Rumor has it the National Highway Traffic Safety Administration is about to propose a regulation that would require EDR (event data recorders), more commonly known as black boxes, to be installed in all new light trucks and cars. The EDRs will be similar to those used in aircraft, and will provide essential data in the event of a crash. If upheld, the requirement will go into effect on September 1, 2014.
Most new vehicles already contain event data recorders, with Ford, GM, Mazda, Toyota, and others all including black boxes in all of their vehicles. The recorders aren’t without controversy, however, and neither is this proposed regulation. Critics express privacy concerns and fear the data collected by the black boxes can be misused.
The Alliance of Automobile Manufacturers’ spokeswoman Gloria Bergquist offered this statement. “Event data recorders help our engineers understand how cars perform in the real world, but looking forward, we need to make sure we preserve privacy. Automakers do not access EDR data without consumer permission, and any government requirements to install EDRs on all vehicles must include steps to protect consumer privacy.”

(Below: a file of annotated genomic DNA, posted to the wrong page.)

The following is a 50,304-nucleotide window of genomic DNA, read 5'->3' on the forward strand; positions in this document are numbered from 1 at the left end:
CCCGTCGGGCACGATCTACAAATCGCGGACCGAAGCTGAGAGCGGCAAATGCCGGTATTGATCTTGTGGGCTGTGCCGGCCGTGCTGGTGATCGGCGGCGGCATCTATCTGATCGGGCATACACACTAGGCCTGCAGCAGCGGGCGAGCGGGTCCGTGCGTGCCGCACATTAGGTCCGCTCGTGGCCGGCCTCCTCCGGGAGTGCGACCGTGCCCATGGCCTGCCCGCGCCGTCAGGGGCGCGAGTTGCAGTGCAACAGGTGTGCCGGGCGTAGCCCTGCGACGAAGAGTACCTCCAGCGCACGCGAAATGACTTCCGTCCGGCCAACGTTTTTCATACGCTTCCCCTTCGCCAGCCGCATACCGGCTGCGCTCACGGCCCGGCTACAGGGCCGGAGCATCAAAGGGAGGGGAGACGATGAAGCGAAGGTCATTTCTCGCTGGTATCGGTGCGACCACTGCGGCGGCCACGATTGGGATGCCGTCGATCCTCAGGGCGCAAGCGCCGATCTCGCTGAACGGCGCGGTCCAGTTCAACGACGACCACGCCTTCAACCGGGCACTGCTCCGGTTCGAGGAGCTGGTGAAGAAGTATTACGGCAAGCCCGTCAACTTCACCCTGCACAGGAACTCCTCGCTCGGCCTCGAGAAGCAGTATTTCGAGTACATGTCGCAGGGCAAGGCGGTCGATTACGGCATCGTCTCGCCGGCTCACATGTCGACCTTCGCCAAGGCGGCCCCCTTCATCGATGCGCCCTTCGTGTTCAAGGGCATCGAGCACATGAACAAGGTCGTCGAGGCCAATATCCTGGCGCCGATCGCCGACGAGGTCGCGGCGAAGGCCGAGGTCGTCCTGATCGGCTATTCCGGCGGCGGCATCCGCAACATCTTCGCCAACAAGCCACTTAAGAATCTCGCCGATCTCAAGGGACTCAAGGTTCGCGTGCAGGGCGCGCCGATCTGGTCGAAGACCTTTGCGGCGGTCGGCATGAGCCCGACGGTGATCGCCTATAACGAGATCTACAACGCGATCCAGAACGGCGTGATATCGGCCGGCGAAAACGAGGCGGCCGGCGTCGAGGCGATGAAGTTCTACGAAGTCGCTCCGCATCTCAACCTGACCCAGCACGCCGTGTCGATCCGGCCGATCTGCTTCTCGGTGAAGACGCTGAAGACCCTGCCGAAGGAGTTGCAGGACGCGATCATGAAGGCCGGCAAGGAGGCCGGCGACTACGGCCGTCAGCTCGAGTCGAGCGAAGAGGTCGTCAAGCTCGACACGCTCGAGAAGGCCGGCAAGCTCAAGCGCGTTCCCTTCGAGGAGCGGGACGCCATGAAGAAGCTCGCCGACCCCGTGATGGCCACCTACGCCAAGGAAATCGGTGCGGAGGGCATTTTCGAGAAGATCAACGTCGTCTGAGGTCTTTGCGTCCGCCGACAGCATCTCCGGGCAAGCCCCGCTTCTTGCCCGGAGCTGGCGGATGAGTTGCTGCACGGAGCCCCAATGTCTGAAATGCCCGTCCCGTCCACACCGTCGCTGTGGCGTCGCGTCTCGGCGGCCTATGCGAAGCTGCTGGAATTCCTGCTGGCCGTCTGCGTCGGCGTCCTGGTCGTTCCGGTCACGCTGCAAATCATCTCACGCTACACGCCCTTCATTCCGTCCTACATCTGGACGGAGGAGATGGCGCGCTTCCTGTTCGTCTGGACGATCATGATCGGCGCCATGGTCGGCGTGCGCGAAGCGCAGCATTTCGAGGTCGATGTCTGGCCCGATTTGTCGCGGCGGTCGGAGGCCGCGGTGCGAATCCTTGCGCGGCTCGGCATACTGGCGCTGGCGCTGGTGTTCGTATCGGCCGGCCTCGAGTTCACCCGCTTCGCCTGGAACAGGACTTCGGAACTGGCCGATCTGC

The Alliance of Automobile Manufacturers is a group composed of Toyota Motor North America, the Volkswagen Group of America, and Mercedes-Benz USA, as well as six other manufacturers. This isn’t the first time we’ve heard about black boxes in cars, however. Back in April, we reported on Senate Bill 1813, which would require all vehicles to have black boxes. In 2006, the NHTSA ruled on a standard for black boxes that went into effect in September on 2013 vehicle models.
[via USA Today]